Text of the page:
- 2006: Submitted Humira for the Crohn’s disease indication and launched it for AS. Exceeded $2 billion in annual sales.
- 2007: Launched Humira for Crohn’s disease in the United States, submitted Humira for global regulatory approval for psoriasis — the fifth new Humira disease indication at this time, achieved more than $3 billion in worldwide Humira sales.
- 2007, 10 December: Abbott Opens New Biotechnology Manufacturing Facility in Puerto Rico
- 2008: Launched Humira for plaque psoriasis
- 2009, 10 June: Five-Year Data Demonstrate Initial Use of Humira Plus Methotrexate May Prevent Further Joint Damage in Early Rheumatoid Arthritis Patients 
- 2012, 16 March: Humira could be associated with a significant decrease in vascular inflammation, a major risk factor of cardiovascular disease 
- 2013: Due to the split of Abbott, Humira rights are now owned by AbbVie.
- 2014: Humira recognized by IMS Health as the "world's best selling drug."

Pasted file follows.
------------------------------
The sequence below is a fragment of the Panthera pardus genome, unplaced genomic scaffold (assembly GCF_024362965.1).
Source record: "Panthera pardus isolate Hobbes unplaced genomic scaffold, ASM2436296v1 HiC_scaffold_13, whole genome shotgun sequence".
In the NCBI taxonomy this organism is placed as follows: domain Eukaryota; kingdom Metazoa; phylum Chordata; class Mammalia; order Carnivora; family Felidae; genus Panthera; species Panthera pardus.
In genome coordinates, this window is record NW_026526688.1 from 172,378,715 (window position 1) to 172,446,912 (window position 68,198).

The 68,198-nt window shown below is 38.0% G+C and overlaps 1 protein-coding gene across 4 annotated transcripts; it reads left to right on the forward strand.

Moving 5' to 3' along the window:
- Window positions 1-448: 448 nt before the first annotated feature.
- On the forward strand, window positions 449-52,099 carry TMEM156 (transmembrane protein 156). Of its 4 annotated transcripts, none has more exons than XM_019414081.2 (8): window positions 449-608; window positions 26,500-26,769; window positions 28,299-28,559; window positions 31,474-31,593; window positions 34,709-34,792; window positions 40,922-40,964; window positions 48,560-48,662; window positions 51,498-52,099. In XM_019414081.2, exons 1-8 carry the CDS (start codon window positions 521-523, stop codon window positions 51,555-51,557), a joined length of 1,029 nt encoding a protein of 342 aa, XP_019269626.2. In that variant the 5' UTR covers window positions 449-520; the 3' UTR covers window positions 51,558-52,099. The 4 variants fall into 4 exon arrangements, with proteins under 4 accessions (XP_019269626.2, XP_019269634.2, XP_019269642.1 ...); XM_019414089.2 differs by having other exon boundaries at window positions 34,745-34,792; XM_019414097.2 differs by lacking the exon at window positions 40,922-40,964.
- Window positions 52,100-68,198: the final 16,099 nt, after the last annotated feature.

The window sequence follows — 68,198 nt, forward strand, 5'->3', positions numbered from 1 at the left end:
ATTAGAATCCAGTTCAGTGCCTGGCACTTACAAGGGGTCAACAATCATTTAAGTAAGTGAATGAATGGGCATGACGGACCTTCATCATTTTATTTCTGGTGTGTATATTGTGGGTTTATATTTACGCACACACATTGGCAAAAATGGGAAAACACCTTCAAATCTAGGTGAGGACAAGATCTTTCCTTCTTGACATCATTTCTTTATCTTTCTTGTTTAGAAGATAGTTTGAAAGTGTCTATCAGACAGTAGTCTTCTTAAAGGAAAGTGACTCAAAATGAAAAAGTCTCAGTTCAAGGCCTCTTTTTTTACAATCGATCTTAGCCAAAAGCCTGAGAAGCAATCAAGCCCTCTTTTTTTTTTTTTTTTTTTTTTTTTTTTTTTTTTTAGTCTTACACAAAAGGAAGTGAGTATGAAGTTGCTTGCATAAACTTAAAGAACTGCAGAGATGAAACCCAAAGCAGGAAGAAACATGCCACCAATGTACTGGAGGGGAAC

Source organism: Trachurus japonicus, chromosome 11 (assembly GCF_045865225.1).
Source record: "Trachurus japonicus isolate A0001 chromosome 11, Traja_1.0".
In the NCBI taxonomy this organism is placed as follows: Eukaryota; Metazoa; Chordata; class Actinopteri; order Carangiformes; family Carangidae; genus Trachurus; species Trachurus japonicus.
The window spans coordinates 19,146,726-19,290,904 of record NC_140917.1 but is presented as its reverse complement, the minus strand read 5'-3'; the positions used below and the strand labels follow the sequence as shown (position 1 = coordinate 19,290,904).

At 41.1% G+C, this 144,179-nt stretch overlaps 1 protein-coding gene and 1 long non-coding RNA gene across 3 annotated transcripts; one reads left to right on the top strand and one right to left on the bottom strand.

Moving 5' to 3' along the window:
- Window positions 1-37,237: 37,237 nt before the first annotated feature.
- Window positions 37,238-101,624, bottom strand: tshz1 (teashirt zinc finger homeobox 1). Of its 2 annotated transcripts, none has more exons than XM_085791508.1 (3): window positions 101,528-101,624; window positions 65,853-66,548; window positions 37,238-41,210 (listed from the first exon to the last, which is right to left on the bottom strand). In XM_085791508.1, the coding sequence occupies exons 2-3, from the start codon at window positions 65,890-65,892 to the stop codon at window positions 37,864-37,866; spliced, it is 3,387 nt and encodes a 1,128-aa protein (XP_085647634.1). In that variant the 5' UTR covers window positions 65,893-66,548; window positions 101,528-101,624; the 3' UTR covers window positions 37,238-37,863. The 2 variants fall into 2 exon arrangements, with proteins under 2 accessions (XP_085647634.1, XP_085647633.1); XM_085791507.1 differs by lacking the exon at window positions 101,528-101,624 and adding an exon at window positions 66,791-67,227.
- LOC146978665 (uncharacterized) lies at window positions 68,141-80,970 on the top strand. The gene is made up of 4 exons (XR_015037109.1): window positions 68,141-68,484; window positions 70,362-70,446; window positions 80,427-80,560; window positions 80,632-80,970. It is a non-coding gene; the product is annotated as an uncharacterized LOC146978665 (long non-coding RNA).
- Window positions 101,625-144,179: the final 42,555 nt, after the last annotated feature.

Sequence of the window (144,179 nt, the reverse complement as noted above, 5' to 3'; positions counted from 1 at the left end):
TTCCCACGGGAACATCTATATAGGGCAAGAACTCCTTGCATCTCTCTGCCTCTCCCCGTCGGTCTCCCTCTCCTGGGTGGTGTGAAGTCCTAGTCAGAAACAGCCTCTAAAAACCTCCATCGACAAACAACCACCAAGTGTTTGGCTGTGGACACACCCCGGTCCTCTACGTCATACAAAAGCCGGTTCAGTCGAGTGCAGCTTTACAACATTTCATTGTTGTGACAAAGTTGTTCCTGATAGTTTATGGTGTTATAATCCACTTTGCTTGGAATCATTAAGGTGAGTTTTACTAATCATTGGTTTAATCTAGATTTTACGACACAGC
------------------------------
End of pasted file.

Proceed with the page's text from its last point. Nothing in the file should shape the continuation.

- 2014: In December 2014, Indian drugmaker Cadila Healthcare declared the launch of the first adalimumab biosimilar at a fifth of its U.S. price. The generic has been launched under the brand name Exemptia.
- 2015: Launched Humira for moderate to severe hidradenitis suppurativa, an orphan indication. No other treatment has been rigorously tested and found to be safe and effective in treating this painful and scarring condition.
Society and cultureEdit
In March 2003, Cambridge Antibody Technology (CAT) stated its wish to "initiate discussions regarding the applicability of the royalty offset provisions for Humira" with Abbott Laboratories in the High Court of London. In November 2004, the trial began, and in December 2004, Justice Hugh Laddie ruled for CAT.